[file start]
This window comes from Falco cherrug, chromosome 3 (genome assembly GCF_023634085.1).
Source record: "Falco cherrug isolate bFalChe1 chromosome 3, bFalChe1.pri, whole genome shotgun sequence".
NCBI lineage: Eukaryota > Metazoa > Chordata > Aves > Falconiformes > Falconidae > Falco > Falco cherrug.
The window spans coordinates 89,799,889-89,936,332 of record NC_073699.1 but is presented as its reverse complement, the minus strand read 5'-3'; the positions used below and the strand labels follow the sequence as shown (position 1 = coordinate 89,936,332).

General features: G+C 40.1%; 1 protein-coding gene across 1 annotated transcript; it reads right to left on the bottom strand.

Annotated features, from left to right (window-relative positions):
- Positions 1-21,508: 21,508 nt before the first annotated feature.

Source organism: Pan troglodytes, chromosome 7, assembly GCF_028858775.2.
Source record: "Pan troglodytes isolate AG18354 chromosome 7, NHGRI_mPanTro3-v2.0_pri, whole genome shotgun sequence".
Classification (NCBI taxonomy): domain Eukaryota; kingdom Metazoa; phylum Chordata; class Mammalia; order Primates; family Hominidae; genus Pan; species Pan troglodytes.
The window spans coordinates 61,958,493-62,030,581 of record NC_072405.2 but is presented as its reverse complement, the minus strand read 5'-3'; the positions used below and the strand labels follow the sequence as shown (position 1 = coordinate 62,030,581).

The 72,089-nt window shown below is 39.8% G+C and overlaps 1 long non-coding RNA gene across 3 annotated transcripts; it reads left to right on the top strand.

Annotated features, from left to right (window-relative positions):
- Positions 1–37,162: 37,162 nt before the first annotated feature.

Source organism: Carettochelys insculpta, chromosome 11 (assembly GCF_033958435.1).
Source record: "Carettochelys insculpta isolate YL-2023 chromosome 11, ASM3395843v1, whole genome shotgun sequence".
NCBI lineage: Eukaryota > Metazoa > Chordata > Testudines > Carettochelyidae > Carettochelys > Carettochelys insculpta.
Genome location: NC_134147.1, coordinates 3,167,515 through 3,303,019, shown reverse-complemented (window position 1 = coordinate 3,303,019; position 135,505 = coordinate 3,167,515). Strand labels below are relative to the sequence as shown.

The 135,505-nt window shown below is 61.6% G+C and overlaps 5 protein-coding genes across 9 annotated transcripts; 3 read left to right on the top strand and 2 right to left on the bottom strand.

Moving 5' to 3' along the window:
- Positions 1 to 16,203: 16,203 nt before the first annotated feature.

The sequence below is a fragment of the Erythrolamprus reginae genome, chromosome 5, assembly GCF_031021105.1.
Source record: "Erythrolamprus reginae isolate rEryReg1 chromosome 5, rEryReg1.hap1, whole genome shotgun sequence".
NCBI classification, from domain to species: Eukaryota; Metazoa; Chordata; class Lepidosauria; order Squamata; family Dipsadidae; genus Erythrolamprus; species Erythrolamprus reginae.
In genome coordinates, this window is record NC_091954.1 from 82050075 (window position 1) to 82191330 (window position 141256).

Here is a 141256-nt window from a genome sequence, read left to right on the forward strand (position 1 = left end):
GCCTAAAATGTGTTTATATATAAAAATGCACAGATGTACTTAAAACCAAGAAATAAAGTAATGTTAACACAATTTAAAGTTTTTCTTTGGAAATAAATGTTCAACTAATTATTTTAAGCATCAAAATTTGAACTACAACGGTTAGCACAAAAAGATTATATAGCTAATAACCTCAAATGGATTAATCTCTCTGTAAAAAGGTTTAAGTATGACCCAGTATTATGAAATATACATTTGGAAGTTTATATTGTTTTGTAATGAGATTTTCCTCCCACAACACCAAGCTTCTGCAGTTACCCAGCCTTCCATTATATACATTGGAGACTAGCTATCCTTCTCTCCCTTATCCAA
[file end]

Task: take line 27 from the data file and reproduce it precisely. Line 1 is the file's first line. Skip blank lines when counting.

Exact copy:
GCCTAAAATGTGTTTATATATAAAAATGCACAGATGTACTTAAAACCAAGAAATAAAGTAATGTTAACACAATTTAAAGTTTTTCTTTGGAAATAAATGTTCAACTAATTATTTTAAGCATCAAAATTTGAACTACAACGGTTAGCACAAAAAGATTATATAGCTAATAACCTCAAATGGATTAATCTCTCTGTAAAAAGGTTTAAGTATGACCCAGTATTATGAAATATACATTTGGAAGTTTATATTGTTTTGTAATGAGATTTTCCTCCCACAACACCAAGCTTCTGCAGTTACCCAGCCTTCCATTATATACATTGGAGACTAGCTATCCTTCTCTCCCTTATCCAA